Columbia is home to makers, creators, and fabricators. People brew beer in their basements, roast coffee in their kitchens, or build furniture in their garages. Others work in textiles or bring garment construction to a new level with wearable electronics. School kids board the STEAM Bus to learn coding and engineering skills with a Raspberry Pi.
Small-scale manufacturing can bring innovation, creativity, and economic vitality to a long-neglected area like the Business Loop. So how can we identify and support these up-and-coming manufacturers with expert mentoring, funding, and marketing assistance? And how can we help them break ground here on The Loop?
Columbia has done this before. We’ve created an arts district alive with local creativity. We have a proud group of local farmers who are expanding their space to meet community demand. Now let’s take this DIY approach to the makers of Columbia and see what we can build.
The Business Loop CID was one of six organizations in the nation to receive a Smart Growth America grant designed to encourage local, small-scale manufacturing as a way to revitalize an underperforming area of the city and create new economic opportunities.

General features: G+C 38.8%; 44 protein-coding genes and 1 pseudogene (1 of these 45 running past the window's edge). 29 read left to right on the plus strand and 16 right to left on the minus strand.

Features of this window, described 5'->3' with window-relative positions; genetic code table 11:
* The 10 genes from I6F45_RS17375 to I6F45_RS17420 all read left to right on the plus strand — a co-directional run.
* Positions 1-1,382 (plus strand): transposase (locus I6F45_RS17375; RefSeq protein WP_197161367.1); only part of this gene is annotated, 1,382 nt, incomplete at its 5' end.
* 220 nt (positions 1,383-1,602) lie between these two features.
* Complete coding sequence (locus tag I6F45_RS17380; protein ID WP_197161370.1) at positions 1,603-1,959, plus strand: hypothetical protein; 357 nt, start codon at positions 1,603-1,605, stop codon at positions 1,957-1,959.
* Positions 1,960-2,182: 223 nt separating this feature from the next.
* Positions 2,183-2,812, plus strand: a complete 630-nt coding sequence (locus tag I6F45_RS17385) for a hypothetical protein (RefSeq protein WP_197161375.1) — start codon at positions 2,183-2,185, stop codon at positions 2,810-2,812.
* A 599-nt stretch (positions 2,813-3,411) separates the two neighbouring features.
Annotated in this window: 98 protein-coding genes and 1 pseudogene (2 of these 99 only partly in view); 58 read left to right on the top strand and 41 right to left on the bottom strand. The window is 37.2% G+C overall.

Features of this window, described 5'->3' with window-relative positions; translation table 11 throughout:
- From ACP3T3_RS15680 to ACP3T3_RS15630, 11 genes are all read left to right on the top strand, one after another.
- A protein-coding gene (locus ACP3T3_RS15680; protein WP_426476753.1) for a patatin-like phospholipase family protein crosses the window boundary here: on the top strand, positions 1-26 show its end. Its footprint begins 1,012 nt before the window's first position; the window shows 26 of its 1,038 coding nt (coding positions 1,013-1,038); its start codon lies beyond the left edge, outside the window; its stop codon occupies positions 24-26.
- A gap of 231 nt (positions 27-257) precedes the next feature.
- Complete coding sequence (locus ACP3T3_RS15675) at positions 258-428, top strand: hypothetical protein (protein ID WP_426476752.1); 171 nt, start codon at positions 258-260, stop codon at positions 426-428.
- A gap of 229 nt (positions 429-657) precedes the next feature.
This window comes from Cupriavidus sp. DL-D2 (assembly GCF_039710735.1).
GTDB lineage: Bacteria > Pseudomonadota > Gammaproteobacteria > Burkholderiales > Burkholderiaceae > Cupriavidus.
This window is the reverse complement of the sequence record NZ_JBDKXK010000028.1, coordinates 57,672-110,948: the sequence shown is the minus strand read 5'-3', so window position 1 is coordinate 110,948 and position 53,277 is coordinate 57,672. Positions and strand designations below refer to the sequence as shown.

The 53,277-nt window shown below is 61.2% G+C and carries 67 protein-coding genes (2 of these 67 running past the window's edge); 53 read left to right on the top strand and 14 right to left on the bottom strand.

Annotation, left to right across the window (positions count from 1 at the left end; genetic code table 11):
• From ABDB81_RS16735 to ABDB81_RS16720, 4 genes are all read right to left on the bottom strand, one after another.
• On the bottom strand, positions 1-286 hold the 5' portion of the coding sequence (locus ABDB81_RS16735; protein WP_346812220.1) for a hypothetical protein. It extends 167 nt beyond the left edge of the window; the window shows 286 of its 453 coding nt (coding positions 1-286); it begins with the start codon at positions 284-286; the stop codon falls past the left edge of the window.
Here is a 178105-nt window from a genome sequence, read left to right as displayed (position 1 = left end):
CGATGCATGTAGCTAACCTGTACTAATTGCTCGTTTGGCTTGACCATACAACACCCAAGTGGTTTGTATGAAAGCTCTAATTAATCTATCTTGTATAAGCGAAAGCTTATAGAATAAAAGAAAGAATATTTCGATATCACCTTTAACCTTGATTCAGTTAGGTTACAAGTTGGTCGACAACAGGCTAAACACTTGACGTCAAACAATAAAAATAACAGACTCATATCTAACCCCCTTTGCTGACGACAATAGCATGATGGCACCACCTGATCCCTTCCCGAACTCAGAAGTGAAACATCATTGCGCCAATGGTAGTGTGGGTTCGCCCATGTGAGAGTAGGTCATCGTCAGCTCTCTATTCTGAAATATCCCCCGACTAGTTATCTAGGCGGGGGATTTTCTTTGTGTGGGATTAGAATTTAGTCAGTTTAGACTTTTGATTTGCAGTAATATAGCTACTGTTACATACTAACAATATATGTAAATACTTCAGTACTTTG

In partnership with the U.S. Economic Development Administration and Recast City, Smart Growth America provided free technical assistance to help us create an action plan to identify, support, and promote small-scale manufacturing along the corridor. The Business Loop CID is partnering with Regional Economic Development Inc. (REDI) and other key stakeholders to move this project forward. The resulting action plan is tailored to address the Business Loop’s specific needs by using existing resources and addressing potential obstacles to these local startups. It also focuses on inclusivity by creating pathways to include those left out of traditional funding processes, often women and minorities.